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History will not remember us fondly: Growth vs Profit

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<20210111232429.k6qihcfkexmu4q3t@rkumarlappie>
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I liked the "History will not remember us fondly" article, but I think 
it's worth being a little more nuanced than (correctly) connecting all 
the mentioned evils to profit.

Lots of companies specifically chase growth, which (as I see it) is not 
exactly the same as what's implied by chasing "profit". There's a 
difference between trying to lower expenses and increase revenue the 
"old-fashioned" way [1], and wooing investors by getting people locked 
into your system/platform and then milking them for all they're worth 
(and then some). The latter is (almost always) a long-term strategy to 
achieve the former, but it's worth highlighting because of how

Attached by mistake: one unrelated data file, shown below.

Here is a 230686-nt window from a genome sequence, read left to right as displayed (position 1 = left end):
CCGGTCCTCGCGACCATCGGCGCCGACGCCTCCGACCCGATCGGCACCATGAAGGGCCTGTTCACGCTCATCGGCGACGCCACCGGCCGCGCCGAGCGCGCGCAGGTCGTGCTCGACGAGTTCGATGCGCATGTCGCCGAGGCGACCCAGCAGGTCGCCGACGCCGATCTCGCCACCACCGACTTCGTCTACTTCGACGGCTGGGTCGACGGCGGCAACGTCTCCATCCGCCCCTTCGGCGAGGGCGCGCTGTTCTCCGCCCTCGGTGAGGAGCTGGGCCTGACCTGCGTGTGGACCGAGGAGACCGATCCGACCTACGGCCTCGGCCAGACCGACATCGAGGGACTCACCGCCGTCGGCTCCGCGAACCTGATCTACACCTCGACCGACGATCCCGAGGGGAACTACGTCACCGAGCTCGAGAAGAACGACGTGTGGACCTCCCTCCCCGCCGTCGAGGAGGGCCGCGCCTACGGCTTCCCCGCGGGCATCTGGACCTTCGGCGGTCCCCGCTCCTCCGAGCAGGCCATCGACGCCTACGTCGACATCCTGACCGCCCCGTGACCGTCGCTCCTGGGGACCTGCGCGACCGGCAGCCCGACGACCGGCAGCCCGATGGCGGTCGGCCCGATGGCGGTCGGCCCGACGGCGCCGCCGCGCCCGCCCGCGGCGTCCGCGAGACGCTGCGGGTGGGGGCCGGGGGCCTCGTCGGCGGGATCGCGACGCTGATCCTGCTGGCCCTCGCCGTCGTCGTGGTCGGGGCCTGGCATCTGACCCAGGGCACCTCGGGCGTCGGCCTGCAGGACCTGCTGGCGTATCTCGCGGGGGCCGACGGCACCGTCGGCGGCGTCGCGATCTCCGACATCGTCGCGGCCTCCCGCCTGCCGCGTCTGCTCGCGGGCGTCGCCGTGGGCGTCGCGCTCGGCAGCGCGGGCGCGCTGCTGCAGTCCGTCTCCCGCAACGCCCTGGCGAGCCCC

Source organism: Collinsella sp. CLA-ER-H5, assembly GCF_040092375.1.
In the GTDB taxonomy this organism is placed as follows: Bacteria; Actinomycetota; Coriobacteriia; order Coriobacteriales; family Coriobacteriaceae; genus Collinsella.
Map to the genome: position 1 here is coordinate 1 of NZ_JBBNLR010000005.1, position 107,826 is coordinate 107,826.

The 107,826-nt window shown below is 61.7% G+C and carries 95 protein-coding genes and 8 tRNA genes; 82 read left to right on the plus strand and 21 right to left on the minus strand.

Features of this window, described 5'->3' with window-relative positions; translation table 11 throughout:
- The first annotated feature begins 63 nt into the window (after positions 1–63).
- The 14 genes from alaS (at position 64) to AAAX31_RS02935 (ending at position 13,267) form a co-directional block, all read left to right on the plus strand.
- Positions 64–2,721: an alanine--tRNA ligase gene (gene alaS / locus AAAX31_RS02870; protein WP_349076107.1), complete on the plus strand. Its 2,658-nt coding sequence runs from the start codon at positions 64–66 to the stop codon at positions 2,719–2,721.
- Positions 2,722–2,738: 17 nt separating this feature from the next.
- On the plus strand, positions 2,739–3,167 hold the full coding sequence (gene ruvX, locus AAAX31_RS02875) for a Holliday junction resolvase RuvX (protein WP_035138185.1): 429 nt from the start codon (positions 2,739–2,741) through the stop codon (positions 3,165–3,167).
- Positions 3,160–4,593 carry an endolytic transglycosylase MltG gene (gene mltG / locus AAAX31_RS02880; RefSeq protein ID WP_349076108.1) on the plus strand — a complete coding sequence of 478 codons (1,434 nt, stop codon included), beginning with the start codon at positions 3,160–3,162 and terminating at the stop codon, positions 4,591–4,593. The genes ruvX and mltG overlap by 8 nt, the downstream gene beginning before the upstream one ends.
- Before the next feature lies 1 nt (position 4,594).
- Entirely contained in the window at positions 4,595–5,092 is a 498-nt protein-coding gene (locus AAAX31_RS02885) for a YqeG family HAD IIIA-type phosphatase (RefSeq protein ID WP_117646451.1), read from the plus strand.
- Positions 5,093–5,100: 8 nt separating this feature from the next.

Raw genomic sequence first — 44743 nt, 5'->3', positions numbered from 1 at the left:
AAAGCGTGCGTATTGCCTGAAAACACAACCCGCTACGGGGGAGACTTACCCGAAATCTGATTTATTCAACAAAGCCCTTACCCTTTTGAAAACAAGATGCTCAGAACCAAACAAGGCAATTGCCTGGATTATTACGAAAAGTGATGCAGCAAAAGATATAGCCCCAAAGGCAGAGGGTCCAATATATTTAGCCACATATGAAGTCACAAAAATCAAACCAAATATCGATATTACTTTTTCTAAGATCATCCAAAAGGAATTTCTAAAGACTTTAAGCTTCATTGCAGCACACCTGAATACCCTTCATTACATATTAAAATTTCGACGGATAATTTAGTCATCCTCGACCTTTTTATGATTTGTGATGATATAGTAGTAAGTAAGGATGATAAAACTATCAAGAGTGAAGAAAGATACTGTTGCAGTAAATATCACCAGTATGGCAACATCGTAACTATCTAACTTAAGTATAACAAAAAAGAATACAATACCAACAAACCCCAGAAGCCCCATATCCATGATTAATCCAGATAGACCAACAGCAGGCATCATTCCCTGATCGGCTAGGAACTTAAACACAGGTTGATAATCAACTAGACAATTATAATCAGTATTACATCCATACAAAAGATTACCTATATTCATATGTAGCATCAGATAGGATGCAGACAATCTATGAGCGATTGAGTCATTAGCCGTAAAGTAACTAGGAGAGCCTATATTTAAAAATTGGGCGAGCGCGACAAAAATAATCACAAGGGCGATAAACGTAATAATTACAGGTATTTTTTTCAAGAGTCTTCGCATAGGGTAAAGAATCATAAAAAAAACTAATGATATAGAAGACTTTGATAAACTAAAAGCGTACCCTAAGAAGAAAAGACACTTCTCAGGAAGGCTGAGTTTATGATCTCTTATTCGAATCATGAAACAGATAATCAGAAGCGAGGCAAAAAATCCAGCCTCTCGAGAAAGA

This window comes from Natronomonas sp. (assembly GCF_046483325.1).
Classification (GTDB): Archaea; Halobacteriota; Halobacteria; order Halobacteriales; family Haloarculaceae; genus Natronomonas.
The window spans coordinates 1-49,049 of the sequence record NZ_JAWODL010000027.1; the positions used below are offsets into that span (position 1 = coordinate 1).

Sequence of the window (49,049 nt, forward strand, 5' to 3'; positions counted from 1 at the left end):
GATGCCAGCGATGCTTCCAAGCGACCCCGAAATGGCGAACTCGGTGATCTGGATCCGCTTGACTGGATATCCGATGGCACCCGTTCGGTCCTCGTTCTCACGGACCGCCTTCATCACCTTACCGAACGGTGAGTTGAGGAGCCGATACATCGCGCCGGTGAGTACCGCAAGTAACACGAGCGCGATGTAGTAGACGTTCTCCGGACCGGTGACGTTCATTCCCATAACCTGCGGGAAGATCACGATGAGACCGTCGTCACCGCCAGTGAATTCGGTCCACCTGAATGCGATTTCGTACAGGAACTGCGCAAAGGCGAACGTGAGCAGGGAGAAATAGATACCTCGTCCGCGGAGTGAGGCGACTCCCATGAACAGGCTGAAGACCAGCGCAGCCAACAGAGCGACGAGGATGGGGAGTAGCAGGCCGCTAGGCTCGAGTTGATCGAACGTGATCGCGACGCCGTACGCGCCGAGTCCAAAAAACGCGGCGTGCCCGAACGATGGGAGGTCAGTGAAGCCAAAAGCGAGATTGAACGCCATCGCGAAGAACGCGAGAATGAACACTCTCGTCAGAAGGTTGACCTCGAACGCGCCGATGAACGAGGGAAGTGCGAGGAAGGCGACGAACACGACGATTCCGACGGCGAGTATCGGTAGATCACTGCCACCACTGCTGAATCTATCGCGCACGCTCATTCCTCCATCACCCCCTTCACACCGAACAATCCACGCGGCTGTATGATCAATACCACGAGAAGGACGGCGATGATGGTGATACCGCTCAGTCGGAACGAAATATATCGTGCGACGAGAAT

unfortunately successful it is and how it basically requires working 
against users.

The "chasing growth" mentality's harmfulness goes beyond business 
models; it's also responsible for software bloat, imperialism...the list 
goes on. Sometimes, having a goal or "ideal state" is better than having 
a general, endless trajectory. Of course, this isn't always the case.

[1]: "old-fashioned" doesn't sound like the right term to describe this 
approach, but seemed better than writing "more basic and simplistic" or 
"the way you were taught in elementary school"

-- 
/Seirdy
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<C8GPUGLR38WL.2FQ8HSCYPWUA8@taiga>
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<20210111232429.k6qihcfkexmu4q3t@rkumarlappie> (view parent)
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I think you're right to shine a light on the growth mindset, but I think
it would have made this article less focused. I intend to address it
more directly in the future.
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